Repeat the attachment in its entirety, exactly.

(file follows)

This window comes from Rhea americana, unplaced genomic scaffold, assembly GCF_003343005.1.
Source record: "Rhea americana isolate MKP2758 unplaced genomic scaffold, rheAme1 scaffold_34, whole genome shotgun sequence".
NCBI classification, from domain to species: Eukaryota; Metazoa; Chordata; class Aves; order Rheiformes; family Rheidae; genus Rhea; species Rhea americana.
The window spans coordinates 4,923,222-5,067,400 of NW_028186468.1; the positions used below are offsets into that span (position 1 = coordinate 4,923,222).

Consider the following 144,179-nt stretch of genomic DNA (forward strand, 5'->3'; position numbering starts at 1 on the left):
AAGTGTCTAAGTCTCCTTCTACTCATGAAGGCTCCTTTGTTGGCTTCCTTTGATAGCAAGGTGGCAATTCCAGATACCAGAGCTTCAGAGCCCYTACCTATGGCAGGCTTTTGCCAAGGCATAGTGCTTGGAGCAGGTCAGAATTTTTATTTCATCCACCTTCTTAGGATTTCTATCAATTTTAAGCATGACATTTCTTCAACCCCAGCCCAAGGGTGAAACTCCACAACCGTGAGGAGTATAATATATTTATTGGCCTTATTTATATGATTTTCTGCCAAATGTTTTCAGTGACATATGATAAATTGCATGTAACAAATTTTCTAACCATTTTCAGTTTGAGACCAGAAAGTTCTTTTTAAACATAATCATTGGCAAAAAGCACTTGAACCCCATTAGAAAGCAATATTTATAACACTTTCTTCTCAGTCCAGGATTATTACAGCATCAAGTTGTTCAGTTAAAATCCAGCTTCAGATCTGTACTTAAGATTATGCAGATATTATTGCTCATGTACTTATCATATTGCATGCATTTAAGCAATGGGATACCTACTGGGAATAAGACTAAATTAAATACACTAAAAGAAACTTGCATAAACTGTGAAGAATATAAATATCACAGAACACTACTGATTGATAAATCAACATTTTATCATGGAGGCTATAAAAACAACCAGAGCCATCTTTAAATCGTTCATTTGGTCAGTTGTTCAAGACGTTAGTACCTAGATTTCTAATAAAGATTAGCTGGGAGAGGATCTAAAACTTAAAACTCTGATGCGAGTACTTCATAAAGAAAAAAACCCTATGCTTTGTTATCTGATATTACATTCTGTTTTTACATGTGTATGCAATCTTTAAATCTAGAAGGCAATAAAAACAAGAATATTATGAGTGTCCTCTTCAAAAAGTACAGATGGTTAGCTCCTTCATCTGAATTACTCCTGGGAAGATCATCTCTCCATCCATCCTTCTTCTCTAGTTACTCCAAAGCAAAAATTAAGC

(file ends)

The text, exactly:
This window comes from Rhea americana, unplaced genomic scaffold, assembly GCF_003343005.1.
Source record: "Rhea americana isolate MKP2758 unplaced genomic scaffold, rheAme1 scaffold_34, whole genome shotgun sequence".
NCBI classification, from domain to species: Eukaryota; Metazoa; Chordata; class Aves; order Rheiformes; family Rheidae; genus Rhea; species Rhea americana.
The window spans coordinates 4,923,222-5,067,400 of NW_028186468.1; the positions used below are offsets into that span (position 1 = coordinate 4,923,222).

Consider the following 144,179-nt stretch of genomic DNA (forward strand, 5'->3'; position numbering starts at 1 on the left):
AAGTGTCTAAGTCTCCTTCTACTCATGAAGGCTCCTTTGTTGGCTTCCTTTGATAGCAAGGTGGCAATTCCAGATACCAGAGCTTCAGAGCCCYTACCTATGGCAGGCTTTTGCCAAGGCATAGTGCTTGGAGCAGGTCAGAATTTTTATTTCATCCACCTTCTTAGGATTTCTATCAATTTTAAGCATGACATTTCTTCAACCCCAGCCCAAGGGTGAAACTCCACAACCGTGAGGAGTATAATATATTTATTGGCCTTATTTATATGATTTTCTGCCAAATGTTTTCAGTGACATATGATAAATTGCATGTAACAAATTTTCTAACCATTTTCAGTTTGAGACCAGAAAGTTCTTTTTAAACATAATCATTGGCAAAAAGCACTTGAACCCCATTAGAAAGCAATATTTATAACACTTTCTTCTCAGTCCAGGATTATTACAGCATCAAGTTGTTCAGTTAAAATCCAGCTTCAGATCTGTACTTAAGATTATGCAGATATTATTGCTCATGTACTTATCATATTGCATGCATTTAAGCAATGGGATACCTACTGGGAATAAGACTAAATTAAATACACTAAAAGAAACTTGCATAAACTGTGAAGAATATAAATATCACAGAACACTACTGATTGATAAATCAACATTTTATCATGGAGGCTATAAAAACAACCAGAGCCATCTTTAAATCGTTCATTTGGTCAGTTGTTCAAGACGTTAGTACCTAGATTTCTAATAAAGATTAGCTGGGAGAGGATCTAAAACTTAAAACTCTGATGCGAGTACTTCATAAAGAAAAAAACCCTATGCTTTGTTATCTGATATTACATTCTGTTTTTACATGTGTATGCAATCTTTAAATCTAGAAGGCAATAAAAACAAGAATATTATGAGTGTCCTCTTCAAAAAGTACAGATGGTTAGCTCCTTCATCTGAATTACTCCTGGGAAGATCATCTCTCCATCCATCCTTCTTCTCTAGTTACTCCAAAGCAAAAATTAAGC